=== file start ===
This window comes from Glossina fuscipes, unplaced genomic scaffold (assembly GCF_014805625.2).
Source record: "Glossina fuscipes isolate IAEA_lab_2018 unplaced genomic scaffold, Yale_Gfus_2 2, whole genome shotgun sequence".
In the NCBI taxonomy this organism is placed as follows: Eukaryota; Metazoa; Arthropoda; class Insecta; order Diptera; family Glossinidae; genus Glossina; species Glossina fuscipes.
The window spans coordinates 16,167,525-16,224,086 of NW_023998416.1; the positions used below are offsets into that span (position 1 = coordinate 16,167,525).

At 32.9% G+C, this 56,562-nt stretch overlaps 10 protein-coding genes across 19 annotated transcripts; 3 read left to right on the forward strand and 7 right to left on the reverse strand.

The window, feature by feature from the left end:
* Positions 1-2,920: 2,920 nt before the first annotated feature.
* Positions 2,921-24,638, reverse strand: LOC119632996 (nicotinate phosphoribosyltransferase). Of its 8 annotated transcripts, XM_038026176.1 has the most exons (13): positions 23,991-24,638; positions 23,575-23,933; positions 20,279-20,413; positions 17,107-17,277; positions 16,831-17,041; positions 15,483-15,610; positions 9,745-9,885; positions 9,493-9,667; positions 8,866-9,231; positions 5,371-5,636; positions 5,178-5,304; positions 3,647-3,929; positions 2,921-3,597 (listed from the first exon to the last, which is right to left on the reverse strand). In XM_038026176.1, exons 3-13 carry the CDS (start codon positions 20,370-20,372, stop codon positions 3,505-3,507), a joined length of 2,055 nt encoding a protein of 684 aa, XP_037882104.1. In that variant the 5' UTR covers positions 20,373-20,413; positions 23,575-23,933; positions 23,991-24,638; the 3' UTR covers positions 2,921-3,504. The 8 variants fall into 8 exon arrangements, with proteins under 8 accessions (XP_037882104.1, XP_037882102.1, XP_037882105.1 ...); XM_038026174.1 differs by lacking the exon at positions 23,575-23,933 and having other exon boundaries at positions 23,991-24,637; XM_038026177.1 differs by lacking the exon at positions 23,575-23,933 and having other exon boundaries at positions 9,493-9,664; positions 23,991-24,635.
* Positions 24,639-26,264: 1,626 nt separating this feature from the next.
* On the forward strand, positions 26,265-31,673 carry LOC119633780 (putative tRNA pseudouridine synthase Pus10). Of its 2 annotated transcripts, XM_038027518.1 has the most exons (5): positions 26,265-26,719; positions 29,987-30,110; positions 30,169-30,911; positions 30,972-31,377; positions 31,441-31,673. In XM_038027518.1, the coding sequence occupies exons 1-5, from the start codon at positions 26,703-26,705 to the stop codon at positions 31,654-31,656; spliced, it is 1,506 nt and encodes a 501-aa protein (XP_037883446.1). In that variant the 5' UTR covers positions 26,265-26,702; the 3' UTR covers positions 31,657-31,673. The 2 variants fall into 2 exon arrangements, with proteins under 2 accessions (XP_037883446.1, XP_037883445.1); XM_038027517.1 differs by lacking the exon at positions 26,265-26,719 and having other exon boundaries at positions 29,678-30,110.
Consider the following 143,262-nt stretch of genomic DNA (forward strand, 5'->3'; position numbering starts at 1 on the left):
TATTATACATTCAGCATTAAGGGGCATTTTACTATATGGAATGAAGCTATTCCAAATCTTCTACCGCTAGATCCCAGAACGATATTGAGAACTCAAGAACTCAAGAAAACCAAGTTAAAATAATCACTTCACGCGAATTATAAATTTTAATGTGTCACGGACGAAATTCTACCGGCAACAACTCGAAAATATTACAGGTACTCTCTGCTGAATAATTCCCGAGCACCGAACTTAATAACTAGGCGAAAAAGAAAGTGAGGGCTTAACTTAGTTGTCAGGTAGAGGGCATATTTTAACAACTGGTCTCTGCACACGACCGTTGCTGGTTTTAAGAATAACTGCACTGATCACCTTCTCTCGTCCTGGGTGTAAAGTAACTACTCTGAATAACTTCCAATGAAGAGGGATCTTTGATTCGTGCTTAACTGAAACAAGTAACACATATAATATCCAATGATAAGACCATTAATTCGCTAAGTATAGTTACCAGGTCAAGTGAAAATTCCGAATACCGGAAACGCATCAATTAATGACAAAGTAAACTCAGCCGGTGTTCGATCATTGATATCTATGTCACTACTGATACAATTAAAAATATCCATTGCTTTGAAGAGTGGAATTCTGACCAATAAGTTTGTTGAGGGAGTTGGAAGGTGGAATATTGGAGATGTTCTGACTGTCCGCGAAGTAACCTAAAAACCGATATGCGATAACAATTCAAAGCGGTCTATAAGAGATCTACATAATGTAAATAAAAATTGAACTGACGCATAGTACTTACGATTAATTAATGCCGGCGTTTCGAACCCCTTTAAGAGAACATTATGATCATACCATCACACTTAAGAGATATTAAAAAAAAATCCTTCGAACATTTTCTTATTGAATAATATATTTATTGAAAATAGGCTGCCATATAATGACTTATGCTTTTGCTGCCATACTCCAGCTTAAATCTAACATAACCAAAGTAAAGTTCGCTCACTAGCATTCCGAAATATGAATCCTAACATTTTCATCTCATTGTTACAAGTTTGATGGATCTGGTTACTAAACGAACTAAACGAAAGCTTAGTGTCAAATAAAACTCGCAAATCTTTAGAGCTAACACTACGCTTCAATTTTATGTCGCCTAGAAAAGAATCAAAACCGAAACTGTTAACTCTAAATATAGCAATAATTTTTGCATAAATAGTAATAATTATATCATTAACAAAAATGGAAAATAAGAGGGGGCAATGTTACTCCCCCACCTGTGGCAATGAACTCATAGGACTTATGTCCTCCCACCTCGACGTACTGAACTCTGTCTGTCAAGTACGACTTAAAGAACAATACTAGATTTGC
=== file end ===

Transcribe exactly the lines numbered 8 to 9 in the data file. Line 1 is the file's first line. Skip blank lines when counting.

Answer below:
* Positions 2,921-24,638, reverse strand: LOC119632996 (nicotinate phosphoribosyltransferase). Of its 8 annotated transcripts, XM_038026176.1 has the most exons (13): positions 23,991-24,638; positions 23,575-23,933; positions 20,279-20,413; positions 17,107-17,277; positions 16,831-17,041; positions 15,483-15,610; positions 9,745-9,885; positions 9,493-9,667; positions 8,866-9,231; positions 5,371-5,636; positions 5,178-5,304; positions 3,647-3,929; positions 2,921-3,597 (listed from the first exon to the last, which is right to left on the reverse strand). In XM_038026176.1, exons 3-13 carry the CDS (start codon positions 20,370-20,372, stop codon positions 3,505-3,507), a joined length of 2,055 nt encoding a protein of 684 aa, XP_037882104.1. In that variant the 5' UTR covers positions 20,373-20,413; positions 23,575-23,933; positions 23,991-24,638; the 3' UTR covers positions 2,921-3,504. The 8 variants fall into 8 exon arrangements, with proteins under 8 accessions (XP_037882104.1, XP_037882102.1, XP_037882105.1 ...); XM_038026174.1 differs by lacking the exon at positions 23,575-23,933 and having other exon boundaries at positions 23,991-24,637; XM_038026177.1 differs by lacking the exon at positions 23,575-23,933 and having other exon boundaries at positions 9,493-9,664; positions 23,991-24,635.
* Positions 24,639-26,264: 1,626 nt separating this feature from the next.